“Come witch, come wizard, come Indian powwow, come devil himself, and here comes Goodman Brown.” (Hawthorne).

Analysis of the Story

In contrast to the views of most Historians, Hawthorne seems to imply otherwise in the story. Historically it is argued that the Salem trials were erred because it became obvious that witchcraft was the only explanations to the mysterious diseases that were ailing people compounding the anxiety that was already existing at the moment due to fights with the Indians. In Hawthorne’s story Goodman embarks on a journey perhaps out of curiosity or for self discovery in the forest to meet the dark being who recruits people to the practice of witchcraft and magic. Goodman leaves his wife called Faith whom they have been together for three years for the journey into the forest. Faith tries to dissuade him from going by asking him to sleep in his own bed that very night instead of going for the journey apparently a journey that Faith does not have any idea of the details. The conversation between Goodman and Faith reveals that they are both convicted Christians. Faith tells Goodman to be blessed by God and Goodman in turn tells faith to pray and sleep at dusk and no harm will come upon her. Goodman even calls Faith “a blessed angel on earth” (Hawthorne).

Soon afterwards Goodman meets his companion whom he discloses that he is late because Faith kept him back for some time. The author might have used faith here to imply not to imply Goodman’s wife but to imply the Christian faith that might have been condemning Goodman all the while not to go for the meeting. However since Goodman decides to go anyway it becomes clear that his Christian faith was not strong enough to prevent him from going. Goodman even regrets hwy he should leave Faith alone but promises himself that when he comes back from the journey he will “cling on to her skirt and follow her to heaven.” Throughout the journey still harbors strong feelings of doubt concerning this journey and as a result he keeps on complaining but his companion is determined to see him attend the meeting. Perhaps the author might have personified the devil and used him as the Goodman’s companion. This can be perceived from the following conversation:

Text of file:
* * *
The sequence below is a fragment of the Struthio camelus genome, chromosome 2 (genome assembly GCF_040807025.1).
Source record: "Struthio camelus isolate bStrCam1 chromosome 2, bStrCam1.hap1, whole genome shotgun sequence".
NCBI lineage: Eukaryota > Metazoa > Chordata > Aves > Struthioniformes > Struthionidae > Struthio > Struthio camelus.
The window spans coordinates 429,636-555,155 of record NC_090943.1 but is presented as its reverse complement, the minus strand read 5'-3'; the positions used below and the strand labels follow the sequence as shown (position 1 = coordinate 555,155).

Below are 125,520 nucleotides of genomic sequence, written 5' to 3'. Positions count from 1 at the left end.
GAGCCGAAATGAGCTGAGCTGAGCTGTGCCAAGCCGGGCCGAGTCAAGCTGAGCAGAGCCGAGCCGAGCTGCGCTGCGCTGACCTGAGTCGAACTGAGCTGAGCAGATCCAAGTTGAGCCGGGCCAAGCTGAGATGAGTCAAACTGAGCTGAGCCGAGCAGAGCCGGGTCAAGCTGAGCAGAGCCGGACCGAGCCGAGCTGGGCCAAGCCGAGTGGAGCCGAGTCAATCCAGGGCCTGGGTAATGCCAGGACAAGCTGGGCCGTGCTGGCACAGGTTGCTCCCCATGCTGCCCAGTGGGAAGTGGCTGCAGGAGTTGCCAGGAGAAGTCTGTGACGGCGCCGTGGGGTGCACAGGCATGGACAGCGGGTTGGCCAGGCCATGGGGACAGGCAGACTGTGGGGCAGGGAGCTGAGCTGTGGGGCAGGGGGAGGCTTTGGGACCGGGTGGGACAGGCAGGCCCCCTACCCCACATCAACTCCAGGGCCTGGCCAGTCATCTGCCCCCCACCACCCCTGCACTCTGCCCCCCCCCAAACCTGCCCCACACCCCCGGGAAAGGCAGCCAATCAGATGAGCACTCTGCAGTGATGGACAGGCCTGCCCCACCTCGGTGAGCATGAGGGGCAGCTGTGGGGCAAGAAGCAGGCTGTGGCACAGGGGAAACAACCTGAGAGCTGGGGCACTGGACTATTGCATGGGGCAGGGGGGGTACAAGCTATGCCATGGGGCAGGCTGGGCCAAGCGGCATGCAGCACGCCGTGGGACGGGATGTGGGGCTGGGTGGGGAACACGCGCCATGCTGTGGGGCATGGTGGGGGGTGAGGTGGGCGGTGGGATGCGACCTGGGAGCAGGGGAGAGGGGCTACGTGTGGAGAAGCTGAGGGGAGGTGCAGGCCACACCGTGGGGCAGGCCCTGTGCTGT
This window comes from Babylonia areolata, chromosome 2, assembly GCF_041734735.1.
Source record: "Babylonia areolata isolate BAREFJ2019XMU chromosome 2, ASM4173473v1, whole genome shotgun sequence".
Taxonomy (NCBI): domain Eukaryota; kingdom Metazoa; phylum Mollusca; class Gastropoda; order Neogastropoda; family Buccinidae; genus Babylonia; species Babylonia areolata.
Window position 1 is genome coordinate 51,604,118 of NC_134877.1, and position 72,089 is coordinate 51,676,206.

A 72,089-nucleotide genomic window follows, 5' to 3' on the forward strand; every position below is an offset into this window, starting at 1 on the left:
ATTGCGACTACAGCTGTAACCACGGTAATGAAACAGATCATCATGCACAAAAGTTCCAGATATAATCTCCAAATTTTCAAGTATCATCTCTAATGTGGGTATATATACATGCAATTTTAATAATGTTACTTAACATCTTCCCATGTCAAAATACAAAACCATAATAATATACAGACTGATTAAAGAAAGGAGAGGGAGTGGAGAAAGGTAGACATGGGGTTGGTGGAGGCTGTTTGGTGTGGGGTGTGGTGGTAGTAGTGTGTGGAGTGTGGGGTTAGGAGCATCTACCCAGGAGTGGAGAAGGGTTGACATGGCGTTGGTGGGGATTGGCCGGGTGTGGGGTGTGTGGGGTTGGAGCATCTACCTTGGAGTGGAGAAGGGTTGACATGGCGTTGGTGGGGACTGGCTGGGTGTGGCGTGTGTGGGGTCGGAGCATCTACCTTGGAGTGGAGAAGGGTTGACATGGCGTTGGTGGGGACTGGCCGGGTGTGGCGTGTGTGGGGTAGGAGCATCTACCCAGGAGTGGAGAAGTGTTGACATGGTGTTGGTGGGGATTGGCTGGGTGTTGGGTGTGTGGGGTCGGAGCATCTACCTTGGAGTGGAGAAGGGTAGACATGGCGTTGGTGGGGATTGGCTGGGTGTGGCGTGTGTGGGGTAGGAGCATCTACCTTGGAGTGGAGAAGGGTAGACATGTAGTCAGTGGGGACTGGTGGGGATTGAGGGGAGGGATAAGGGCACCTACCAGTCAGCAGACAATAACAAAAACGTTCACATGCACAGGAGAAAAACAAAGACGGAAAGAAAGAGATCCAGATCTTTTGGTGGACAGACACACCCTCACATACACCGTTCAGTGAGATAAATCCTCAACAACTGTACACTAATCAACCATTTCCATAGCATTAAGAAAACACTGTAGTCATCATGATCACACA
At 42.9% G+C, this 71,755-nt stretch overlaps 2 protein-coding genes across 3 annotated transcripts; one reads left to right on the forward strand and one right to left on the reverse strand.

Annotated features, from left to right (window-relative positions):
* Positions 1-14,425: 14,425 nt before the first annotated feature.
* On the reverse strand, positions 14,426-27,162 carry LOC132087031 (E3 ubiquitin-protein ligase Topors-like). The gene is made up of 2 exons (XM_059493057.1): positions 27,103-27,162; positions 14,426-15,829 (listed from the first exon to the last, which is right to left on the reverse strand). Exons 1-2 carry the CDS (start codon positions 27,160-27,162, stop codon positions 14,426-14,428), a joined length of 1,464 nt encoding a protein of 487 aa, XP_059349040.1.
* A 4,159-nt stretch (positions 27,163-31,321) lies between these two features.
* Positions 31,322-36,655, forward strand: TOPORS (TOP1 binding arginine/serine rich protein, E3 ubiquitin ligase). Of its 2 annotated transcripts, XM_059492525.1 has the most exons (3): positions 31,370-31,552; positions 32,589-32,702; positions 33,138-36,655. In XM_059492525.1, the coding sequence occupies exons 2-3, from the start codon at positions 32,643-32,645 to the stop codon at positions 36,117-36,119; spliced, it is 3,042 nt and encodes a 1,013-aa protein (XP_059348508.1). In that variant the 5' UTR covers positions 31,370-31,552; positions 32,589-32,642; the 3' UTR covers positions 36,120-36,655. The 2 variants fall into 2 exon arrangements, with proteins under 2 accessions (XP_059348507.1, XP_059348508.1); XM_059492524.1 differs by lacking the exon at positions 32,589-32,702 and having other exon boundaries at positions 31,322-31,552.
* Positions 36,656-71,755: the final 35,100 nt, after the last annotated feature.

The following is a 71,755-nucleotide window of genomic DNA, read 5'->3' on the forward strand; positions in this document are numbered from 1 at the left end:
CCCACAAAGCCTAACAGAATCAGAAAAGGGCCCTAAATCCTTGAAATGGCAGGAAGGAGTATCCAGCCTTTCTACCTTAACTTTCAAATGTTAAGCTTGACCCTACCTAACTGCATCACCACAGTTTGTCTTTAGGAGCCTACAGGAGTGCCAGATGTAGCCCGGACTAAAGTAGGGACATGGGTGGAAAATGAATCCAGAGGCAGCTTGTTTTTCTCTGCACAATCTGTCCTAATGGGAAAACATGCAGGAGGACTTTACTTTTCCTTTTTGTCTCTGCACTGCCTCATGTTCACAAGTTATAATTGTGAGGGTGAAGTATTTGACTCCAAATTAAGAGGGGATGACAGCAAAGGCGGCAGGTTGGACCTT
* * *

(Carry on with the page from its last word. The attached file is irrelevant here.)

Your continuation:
"Sayest thou so?" replied he of the serpent, smiling apart. "Let us walk on, nevertheless, reasoning as we go; and if I convince thee not thou shalt turn back. We are but a little way in the forest yet." (Hawthorne).

The author refers to Goodman’s companion as “he of the serpent” furthermore when Goodman eventually refuses to follow the companion, the companion suddenly disappears. One theme that can be seen at this point is the theme of good versus evil. Goodman as his name suggests is a devout Christian who has suddenly been convinced to attend an evil meeting deep in the forest and as the journey proceeds there are conflicts as he battles with his faith. Evil has a way of convincing Goodman to go on with the journey and at some point Goodman together with his companion meets an old lady called Goody Cloyse who Goodman knows to be a devout Christian who had even taught Goodman his catechism. Goodman becomes disillusioned as he realizes that Goody Cloyse is also going to attend the same evil meeting. Although Goodman continues to have his doubts concerning the meeting pointing out of the fact that neither his father nor any of his ancestors had ever embarked on such a journey and it was wrong for him to go. He outlines that:

“We have been a race of honest men and good Christians since the days of the martyrs; and shall I be the first of the name of Brown that ever took this path and kept” (Hawthorne).